3.1.1: Understand numbers, ways of representing numbers, relationships among numbers, and number systems.
3.1.1.f: name the place value of a given digit in whole numbers to 10,000's;
3.1.1.g: write whole numbers up to 10,000 in expanded form (e.g., 873 as 800 + 70 + 3);
3.1.1.h: connect the spoken, written, concrete, and pictorial representations of fractions with denominators up to ten;
3.1.1.i: compare unit fractions with denominators up to ten;
3.1.1.j: compare and order decimal amounts in the context of money;
3.1.2: Understand meanings of operations and how they relate to one another.
3.1.2.a: relate skip counting to multiplication;
3.1.2.b: connect division to sharing situations;
3.1.2.c: demonstrate multiplication using repeated addition (e.g., arrays);
3.1.2.e: write and explain related addition and subtraction sentences.
3.1.3: Solve problems, compute fluently, and make reasonable estimates.
3.1.3.a: use a variety of thinking strategies to add and subtract whole numbers (e.g., sums of ten, doubles plus one);
3.1.3.c: relate adding doubles to multiplying by two;
3.1.3.e: use the multiplication facts 0, 1, 2, 5, and 10 as a factor;
3.2.2: Represent and analyze patterns and functions.
3.2.2.a: recognize, describe, extend, translate, and create patterns;
3.2.2.b: describe a growing pattern;
3.2.3: Use concrete, pictorial, and verbal representations to develop an understanding of the language and symbols of mathematics.
3.2.3.a: describe the commutative properties of addition and multiplication with words or symbols;
3.2.3.b: interpret and solve open sentences that involve addition, subtraction, and multiplication;
3.2.3.d: demonstrate understanding that an equation is a number sentence stating two quantities are equal.
3.2.4: Illustrate general properties of operations.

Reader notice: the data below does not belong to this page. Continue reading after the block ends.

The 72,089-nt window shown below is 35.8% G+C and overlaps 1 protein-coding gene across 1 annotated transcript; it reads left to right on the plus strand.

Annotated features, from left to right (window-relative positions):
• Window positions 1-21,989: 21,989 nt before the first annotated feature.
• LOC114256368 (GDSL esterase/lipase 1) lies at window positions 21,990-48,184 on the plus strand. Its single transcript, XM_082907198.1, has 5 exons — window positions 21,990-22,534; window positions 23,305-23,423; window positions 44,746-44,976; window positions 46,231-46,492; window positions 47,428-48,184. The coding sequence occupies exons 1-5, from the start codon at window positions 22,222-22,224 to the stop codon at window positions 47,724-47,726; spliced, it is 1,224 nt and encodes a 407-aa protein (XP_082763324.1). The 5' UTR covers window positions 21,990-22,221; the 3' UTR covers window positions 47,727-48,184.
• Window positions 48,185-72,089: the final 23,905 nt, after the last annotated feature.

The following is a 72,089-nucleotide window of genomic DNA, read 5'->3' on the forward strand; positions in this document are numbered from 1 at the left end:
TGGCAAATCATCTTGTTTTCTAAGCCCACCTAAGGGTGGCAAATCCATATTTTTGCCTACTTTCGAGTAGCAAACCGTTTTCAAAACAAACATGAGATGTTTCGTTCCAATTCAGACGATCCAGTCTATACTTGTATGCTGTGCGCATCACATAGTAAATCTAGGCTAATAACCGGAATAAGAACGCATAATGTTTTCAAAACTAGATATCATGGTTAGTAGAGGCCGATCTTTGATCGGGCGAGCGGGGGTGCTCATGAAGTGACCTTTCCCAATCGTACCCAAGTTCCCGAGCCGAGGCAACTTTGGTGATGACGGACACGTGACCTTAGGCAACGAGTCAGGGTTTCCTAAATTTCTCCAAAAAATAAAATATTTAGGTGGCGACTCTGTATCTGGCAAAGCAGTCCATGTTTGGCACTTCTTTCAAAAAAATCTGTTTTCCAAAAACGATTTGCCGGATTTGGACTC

3.2.4.a: apply the commutative property of addition and multiplication;
3.2.4.d: apply the zero and identity properties of multiplication;
3.2.4.e: use arrays to represent the commutative property of multiplication.
3.2.5: Analyze change in various contexts.
3.2.5.a: describe qualitative change (e.g., a student growing taller);
3.2.5.b: describe quantitative change (e.g., a student growing two inches in one year).
3.3.1: Analyze characteristics and properties of geometric shapes.
3.3.1.c: identify and draw lines of symmetry in two-dimensional designs and shapes;
3.3.2: Specify locations and describe spatial relationships.
3.3.2.a: identify the position of 1/2, 1/3, and 1/4 on the number line;
3.3.2.b: identify a location on a grid using whole number coordinates.
3.3.3: Recognize and apply flips, slides, and turns.
3.3.3.a: predict and describe the results of sliding, flipping, and turning in two-dimensional shapes.
3.4.1: Demonstrate understanding of units of measure and measurable attributes of objects.
3.4.1.b: demonstrate understanding of the concepts of perimeter, area, and capacity.
3.4.2: Apply appropriate techniques and tools to determine measurements.
3.4.2.b: use strategies to estimate length, perimeter, area, capacity, weight, time, and temperature;
3.4.2.d: measure length to the nearest centimeter, foot, half-inch, and inch;
3.5.1: Develop, select, and use appropriate methods to collect, organize, display, and analyze data.
3.5.1.b: read, interpret, and create tables using tally marks;
3.5.1.c: create pictographs and bar graphs;
3.5.1.d: read and interpret tables, bar graphs, and pictographs.
3.5.2: Apply the basic concepts of probability.
3.5.2.a: make and justify predictions based on data gathered and displayed;
3.5.2.c: explain whether an event is certain, possible, or impossible;
3.5.2.d: explain whether an event is likely or unlikely.
Correlation last revised: 7/7/2009